Panic attacks are scary to experience and scary to observe.
Far more extreme than feeling “panicky,” an actual panic attack is when someone experiences sudden, intense physical symptoms. Thes might include:
- racing heart
- shortness of breath
The individual interprets these symptoms to mean something is terribly wrong. People often believe they’re dying, or “going crazy.” It is not uncommon for people to go to the emergency room for fear they are having a heart attack, or another medical emergency.
What causes panic attacks in teens?
About one-third of people experience a panic attack during their lifetime that involves physical and mental symptoms. Sometimes these “attacks” turn into repeated events caused by a mental health condition named panic disorder.
A panic disorder is a type of anxiety disorder characterized by sudden, severe panic or anxiety attacks. A specific event or memory may trigger these attacks, or sometimes they occur out of the blue when the individual is calm or even sleeping.
Panic attacks and panic disorder can have many causes, such as stress, genetics, trauma, challenging family situations, and/or mental health conditions.
According to the American Academy of Child & Adolescent Psychiatry: “More common in girls than boys, panic disorder emerges in adolescence, usually between the ages of fifteen and nineteen. Feelings of intense panic may arise without any noticeable cause or they may be triggered by specific situations, in which case they are called panic attacks. A panic attack is an abrupt episode of severe anxiety with accompanying emotional and physical symptoms.”
How to help a teen dealing with panic attack
In my clinical practice, parents often ask for help with how to approach their teen during one of these attacks.
They have often already tried with less than favorable results. Many parents are scared by panic attack symptoms, which can lead them to share their anxiety with statements such as “You are scaring me.”
Some adults believe they are attention-seeking behaviors and either walk away or make remarks such as “snap out of it.”
I have talked to many parents who want nothing more than to help but find themselves not knowing what that would entail.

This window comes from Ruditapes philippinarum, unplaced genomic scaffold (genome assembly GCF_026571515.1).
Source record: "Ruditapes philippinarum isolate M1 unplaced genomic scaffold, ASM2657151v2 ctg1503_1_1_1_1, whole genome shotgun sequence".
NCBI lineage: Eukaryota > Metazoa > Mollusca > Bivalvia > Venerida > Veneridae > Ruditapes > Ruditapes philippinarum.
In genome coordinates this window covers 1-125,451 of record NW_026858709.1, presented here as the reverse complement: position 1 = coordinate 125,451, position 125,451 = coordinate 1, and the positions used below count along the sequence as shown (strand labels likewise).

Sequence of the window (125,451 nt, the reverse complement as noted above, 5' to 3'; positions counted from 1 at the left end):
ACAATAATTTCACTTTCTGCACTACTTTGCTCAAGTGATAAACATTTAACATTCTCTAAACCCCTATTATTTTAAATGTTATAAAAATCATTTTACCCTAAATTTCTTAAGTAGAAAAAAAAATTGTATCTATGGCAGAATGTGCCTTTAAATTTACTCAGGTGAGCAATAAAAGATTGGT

In the long-term, the most beneficial step is to seek professional help. While one panic attack does not require intervention, it is uncommon for people to experience one attack without others, or without more general high levels of anxiety.
Research shows that the most successful treatment for panic disorder is a combination of antidepressant medication prescribed by a psychiatrist and cognitive behavioral therapy (CBT). Many clinicians, myself included, recommend CBT as the first-line treatment, with medication added if necessary, to make the patient comfortable enough to participate in CBT.
How to help your teen through a panic attack?
While these interventions will be effective long-term, the question remains as to how to help at the moment.
When faced with your teen’s panic attack, accepting their perceptions and emotions as genuine and valid is crucial. Even if their fears and reactions don’t make sense to you, the anxiety is very real to them.
A basic validating statement would involve stating, “I can see you are anxious, and I would like to support you however I can.”
In a moment of calm, you might ask your teen what they would find helpful. Some teens will want to be left alone, and you can respect that wish. Alternatively, they may just want you to sit quietly with them and find comfort in your presence.
Related: Six Of The Best Mindfulness Apps For Teens To Help Them Manage Life
Using TIPP to help your teenager through a panic attack
With your teen’s permission, there are two two sets of strategies you can help your teen use to manage a panic attack.